Using Remote Desktop with Dual Monitors

It is not an understatement to say that once you are used to the convenience and increased efficiency that multiple monitors provide, you just cannot go back to working with a single monitor.

So why should you use a single monitor when you're remotely connecting to another computer or virtual machine? You should not, and this quick guide will show exactly how you can use Remote Desktop with multiple monitors in three easy steps.

Microsoft’s Remote Desktop client (version 6.0) supports spanning across multiple monitors. Only some configurations are supported by Remote Desktop client in span mode. This is explained in a little more detail at:

Specifically, the client needs the following for span mode to work correctly:
o Equal resolution monitors
o Total resolution of all monitors not exceeding 4096 x 2048
o Top-left monitor being the primary

So, with this basic setup, let's jump right in!

Step 1. Check the basics

Make sure both your monitors are using the same resolution and are oriented horizontally. Right click on the desktop. Click Properties.

In the Display Properties tab, make sure the monitors have the same resolution and are oriented horizontally. If not, adjust your monitor resolution and position so they are. If you are using unequal resolution monitors or a different screen layout, see

Step 2. Get the right version of Remote Desktop client

Check if you have the right version of Remote Desktop Connection client. You need at least version 6.0

In the Start Menu > Run… dialog, type “mstsc” and hit enter.

The acronym “mstsc” stands for “Microsoft Terminal Services Client” – another name for Remote Desktop Connection client. You can also start it from Start Menu > All Programs > Accessories > Remote Desktop Connection (or Accessories > Connections > Remote Desktop Connection)

The Remote Desktop Connection program should open up.

Click the monitor icon in the top-left corner of this dialog, and choose the "About" menu:

This will show the version of the Remote Desktop Connection client. It should be version 6.0 or higher:

If you have an older version, first download and install the newer version from

Step 3. Connect to remote computer in 'span mode'

To have the Remote Desktop connection client use both your monitors, you need to start it in “span” mode. This is done by giving the following command in the Run dialog:

mstsc /span

Open Start Menu, click Run. Then type in mstsc /span and hit Enter or Click OK

When the Remote Desktop client opens up, enter the remote computer name to which you are connecting, and click Connect.

The Remote session should open up and cover both your monitors.

If you do not have SplitView installed on the remote computer, you will run into a few problems with the span mode:

  • The Windows taskbar will cover both monitors
  • Applications will maximize across both monitors
  • Popup dialogs and windows will appear in between the two monitors, half on one monitor and half on the other
  • The Windows log on dialog will also appear cut off by the monitor bezels in between the two monitors

This is not the way you expect multi-monitors to work. Instead of increasing efficiency, such a multi-monitor experience will be very inefficient (not to say irritating) to work with, especially when you have to keep moving windows so they do not get chopped off in between the two monitors.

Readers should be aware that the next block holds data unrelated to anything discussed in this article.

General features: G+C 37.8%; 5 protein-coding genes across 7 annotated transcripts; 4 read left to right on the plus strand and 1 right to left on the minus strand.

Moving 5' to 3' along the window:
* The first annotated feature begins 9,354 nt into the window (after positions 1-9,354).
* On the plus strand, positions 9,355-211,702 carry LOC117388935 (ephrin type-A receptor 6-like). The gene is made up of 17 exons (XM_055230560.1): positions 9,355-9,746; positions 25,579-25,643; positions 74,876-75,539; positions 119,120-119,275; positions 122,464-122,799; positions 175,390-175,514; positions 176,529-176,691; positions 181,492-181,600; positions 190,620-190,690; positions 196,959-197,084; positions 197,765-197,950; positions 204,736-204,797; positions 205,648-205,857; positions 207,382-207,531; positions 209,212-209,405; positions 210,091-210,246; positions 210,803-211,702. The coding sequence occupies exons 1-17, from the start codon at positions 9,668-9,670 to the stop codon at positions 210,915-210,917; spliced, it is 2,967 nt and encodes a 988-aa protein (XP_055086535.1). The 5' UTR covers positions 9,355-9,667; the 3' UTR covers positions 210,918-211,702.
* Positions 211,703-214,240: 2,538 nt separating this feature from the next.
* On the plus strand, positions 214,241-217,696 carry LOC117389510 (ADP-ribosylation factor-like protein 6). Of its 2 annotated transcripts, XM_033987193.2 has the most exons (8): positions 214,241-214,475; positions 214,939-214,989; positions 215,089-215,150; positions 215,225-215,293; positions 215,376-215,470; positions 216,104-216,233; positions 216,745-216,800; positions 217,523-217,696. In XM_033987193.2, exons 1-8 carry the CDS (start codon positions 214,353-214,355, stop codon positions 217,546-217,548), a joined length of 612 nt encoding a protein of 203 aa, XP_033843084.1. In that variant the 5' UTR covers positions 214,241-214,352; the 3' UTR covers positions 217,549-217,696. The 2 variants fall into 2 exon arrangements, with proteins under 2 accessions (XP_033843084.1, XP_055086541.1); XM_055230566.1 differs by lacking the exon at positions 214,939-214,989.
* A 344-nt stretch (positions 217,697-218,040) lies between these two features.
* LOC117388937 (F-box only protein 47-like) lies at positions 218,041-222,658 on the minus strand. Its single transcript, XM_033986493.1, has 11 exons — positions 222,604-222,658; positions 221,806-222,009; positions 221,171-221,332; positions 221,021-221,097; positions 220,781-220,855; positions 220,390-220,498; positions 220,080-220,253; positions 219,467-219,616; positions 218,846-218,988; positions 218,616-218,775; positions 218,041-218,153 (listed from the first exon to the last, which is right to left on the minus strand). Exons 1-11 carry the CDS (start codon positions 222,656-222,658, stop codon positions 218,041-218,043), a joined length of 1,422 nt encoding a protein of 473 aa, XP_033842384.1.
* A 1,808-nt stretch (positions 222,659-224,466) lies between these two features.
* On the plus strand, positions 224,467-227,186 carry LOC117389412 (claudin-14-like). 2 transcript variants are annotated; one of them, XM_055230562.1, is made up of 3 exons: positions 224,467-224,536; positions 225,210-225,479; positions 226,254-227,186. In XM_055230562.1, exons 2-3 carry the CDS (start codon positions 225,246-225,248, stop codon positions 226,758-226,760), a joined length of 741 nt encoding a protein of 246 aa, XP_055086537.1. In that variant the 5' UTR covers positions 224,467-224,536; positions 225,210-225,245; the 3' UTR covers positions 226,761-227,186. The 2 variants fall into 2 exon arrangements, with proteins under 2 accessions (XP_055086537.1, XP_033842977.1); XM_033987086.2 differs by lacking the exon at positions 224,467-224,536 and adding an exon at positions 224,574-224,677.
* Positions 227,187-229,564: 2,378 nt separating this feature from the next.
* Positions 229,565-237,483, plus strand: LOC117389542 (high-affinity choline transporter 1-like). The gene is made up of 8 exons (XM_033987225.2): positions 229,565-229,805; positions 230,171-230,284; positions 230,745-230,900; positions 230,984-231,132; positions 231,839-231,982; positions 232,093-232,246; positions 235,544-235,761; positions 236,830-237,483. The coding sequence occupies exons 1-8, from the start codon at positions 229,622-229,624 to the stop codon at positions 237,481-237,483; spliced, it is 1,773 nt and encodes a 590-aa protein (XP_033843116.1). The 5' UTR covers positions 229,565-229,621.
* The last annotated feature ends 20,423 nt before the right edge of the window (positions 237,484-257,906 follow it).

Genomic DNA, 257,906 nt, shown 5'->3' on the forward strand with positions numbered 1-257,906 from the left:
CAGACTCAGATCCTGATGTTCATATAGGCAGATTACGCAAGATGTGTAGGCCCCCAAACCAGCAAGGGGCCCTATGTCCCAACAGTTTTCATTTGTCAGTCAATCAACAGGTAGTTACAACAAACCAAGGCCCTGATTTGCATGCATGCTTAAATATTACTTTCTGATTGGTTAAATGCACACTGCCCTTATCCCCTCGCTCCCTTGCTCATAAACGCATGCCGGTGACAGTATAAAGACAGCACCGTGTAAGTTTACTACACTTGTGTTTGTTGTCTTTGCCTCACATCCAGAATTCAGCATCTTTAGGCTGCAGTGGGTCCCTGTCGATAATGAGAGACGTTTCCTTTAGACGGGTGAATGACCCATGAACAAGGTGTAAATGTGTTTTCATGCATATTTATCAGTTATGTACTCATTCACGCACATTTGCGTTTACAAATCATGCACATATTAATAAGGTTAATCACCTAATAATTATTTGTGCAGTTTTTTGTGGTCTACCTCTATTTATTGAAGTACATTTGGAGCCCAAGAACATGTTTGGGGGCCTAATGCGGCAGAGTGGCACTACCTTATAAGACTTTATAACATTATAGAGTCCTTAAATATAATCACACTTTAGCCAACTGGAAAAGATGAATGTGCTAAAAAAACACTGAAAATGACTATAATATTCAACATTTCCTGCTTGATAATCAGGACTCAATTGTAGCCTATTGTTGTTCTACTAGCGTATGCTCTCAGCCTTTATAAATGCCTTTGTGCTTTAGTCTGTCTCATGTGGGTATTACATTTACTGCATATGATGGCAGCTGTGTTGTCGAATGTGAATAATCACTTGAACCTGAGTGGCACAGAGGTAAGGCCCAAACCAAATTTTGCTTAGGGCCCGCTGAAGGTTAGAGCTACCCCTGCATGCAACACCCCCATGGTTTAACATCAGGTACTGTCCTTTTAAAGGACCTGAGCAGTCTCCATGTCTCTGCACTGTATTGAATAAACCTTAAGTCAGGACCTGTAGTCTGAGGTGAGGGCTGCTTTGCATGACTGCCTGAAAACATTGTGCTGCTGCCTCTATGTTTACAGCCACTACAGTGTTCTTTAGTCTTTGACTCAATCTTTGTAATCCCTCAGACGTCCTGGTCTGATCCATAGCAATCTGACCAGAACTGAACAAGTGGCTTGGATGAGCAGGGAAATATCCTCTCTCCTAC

To fix these problems, simply install SplitView in ‘Terminal Server mode’ on the remote computer. ‘Terminal Server mode’ is an install option. SplitView will fix the above mentioned problems and enable a true multi-monitor experience with the spanned remote desktop session.

Once you have this working, you may want to launch the remote session in an easier way instead of typing the ‘mstsc /span’ command everytime.

The next section shows how you can create an “RDP file”, so you can launch a spanned remote desktop session by just double-clicking a file/shortcut.

Creating an RDP file to launch a spanned remote desktop session covering multiple monitors

Create the RDP file

Open Start Menu, click Run. Then type in mstsc /span and hit Enter or Click OK

When the Remote Desktop client opens up, enter the remote computer name to which you are connecting, and DON’T click Connect. Instead, click the Options button.

The window will open up to reveal more options:

Click the “Save As” button. A “Save As” dialog will open to save the connection settings to a file. Save the file to a known folder, and with a name like remoteserver.rdp. In this example, let's say we saved it to C:\remoteserver.rdp

Now, close the Remote Desktop Connection program. We are done with this for now.

Editing the RDP file

Open Windows Explorer, and browse to the folder containing the file you just saved (C:\remoteserver.rdp).

Right click the file > choose Open With... menu > Choose Program...

In the Open With dialog, choose Notepad to open the file. Remember to NOT check/enable the “Always use the selected program to open this kind of file” option.

Click OK. The file should open up in Notepad. It is a file with many lines. We need to edit this and add one more line.

In the last line of the file, add the following command and hit Enter:
span monitors:i:1

The file should look something like this (note the last line added manually):

Save the file (File menu > Save) and exit Notepad.

Double click... and connect!

From now on, you can connect to the remote computer using both monitors (in span mode) by just double-clicking this file.

To add a shortcut to your desktop, right click the file, and choose “Send To> Desktop (create shortcut)”. This will place a shortcut to this file on your desktop, and you can just double click the shortcut to remotely connect to the remote computer using multiple monitors in span mode.